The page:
• The FBI refrained for almost three weeks from helping to unlock the computers of hundreds of businesses and institutions hobbled by a major ransomware attack this summer, even though the bureau had secretly obtained the digital key needed to do so. The key was obtained through access to the servers of the Russia-based criminal gang behind the July attack. The FBI held on to the key, with the agreement of other agencies, in part because it was planning to carry out an operation to disrupt the hackers, a group known as REvil, and the bureau did not want to tip them off. (The Washington Post, 09.21.21)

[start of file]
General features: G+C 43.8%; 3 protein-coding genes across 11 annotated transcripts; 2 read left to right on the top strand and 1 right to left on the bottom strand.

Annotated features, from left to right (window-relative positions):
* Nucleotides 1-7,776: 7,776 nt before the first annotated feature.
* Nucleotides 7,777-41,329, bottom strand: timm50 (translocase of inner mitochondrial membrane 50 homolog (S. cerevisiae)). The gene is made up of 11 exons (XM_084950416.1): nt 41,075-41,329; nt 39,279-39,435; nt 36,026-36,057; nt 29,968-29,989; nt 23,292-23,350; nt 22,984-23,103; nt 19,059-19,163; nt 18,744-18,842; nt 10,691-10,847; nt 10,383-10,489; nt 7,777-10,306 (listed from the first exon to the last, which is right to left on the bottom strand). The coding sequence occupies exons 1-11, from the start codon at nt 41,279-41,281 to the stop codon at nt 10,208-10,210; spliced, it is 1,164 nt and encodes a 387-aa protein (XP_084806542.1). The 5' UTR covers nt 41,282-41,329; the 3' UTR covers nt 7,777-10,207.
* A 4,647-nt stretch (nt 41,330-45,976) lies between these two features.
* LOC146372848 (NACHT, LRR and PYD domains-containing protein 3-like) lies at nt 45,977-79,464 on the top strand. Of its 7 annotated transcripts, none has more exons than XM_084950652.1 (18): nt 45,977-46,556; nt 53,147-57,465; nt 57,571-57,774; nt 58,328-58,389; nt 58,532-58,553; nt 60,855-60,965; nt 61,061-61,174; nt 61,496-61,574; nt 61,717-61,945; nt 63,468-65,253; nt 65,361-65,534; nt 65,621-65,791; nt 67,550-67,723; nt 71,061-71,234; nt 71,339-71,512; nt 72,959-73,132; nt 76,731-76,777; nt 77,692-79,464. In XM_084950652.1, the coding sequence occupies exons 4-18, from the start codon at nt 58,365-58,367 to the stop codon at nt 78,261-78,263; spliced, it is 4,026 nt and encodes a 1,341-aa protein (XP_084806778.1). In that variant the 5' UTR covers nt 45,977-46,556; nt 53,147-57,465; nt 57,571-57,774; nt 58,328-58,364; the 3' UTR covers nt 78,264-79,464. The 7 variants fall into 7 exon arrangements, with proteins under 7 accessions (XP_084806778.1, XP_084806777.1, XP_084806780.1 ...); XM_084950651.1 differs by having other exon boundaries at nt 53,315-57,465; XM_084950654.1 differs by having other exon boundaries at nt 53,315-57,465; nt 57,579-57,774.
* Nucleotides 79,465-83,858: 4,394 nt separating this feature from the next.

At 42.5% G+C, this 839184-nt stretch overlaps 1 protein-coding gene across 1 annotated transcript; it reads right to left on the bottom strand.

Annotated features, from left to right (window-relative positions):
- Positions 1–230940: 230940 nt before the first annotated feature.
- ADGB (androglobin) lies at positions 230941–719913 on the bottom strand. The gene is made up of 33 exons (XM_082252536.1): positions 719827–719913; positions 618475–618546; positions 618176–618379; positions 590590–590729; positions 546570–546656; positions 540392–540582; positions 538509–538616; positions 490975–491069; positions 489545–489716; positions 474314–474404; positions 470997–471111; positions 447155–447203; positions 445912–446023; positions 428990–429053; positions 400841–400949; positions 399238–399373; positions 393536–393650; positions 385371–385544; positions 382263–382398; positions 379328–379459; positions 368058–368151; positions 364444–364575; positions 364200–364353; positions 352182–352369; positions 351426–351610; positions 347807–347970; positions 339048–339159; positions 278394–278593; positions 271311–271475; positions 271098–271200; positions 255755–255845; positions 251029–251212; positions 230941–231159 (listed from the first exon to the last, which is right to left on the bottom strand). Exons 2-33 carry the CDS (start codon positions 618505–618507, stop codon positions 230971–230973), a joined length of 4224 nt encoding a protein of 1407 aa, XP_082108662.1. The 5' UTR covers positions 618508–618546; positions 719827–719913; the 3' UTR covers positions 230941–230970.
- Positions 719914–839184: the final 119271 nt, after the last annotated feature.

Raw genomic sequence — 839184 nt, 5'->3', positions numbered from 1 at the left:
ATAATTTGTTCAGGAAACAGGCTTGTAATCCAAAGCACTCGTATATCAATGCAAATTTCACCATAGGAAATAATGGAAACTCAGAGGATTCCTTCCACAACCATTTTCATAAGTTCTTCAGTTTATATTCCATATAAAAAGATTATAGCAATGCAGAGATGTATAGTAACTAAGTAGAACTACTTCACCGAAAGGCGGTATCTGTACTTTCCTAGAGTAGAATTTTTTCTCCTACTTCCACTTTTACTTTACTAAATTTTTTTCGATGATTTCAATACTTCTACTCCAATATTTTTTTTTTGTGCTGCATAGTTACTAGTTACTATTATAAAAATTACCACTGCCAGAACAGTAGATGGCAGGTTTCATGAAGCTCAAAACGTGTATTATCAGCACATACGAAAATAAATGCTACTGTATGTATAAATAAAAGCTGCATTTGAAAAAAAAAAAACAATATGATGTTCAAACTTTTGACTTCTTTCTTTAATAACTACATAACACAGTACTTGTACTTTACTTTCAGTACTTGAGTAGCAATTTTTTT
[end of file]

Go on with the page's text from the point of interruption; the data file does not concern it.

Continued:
• The EU is urging Russia to adhere to the norms of "responsible state behavior" after a cyberattack campaign targeted several member states. "Some member states observed malicious cyberactivities, collectively designated as Ghostwriter, and associated these with the Russian state," EU foreign policy chief Josep Borrell said in a statement Sept. 24. "Such activities are unacceptable as they seek to threaten our integrity and security, democratic values and principles, and the core functioning of our democracies," he said. (RFE/RL, 09.24.21)
  • Moscow stands ready to provide evidence of cyberattacks on Russia’s electoral system carried out from Germany, if Berlin is interested, Russian Foreign Ministry spokeswoman Maria Zakharova said Sept. 21. According to Ella Pamfilova, who heads the Central Election Commission, its website has experienced powerful cyberattacks, some of which were carried out from the U.S. (50%), Germany (25%), Russia (10%) and China (5%). (TASS, 09.21.21)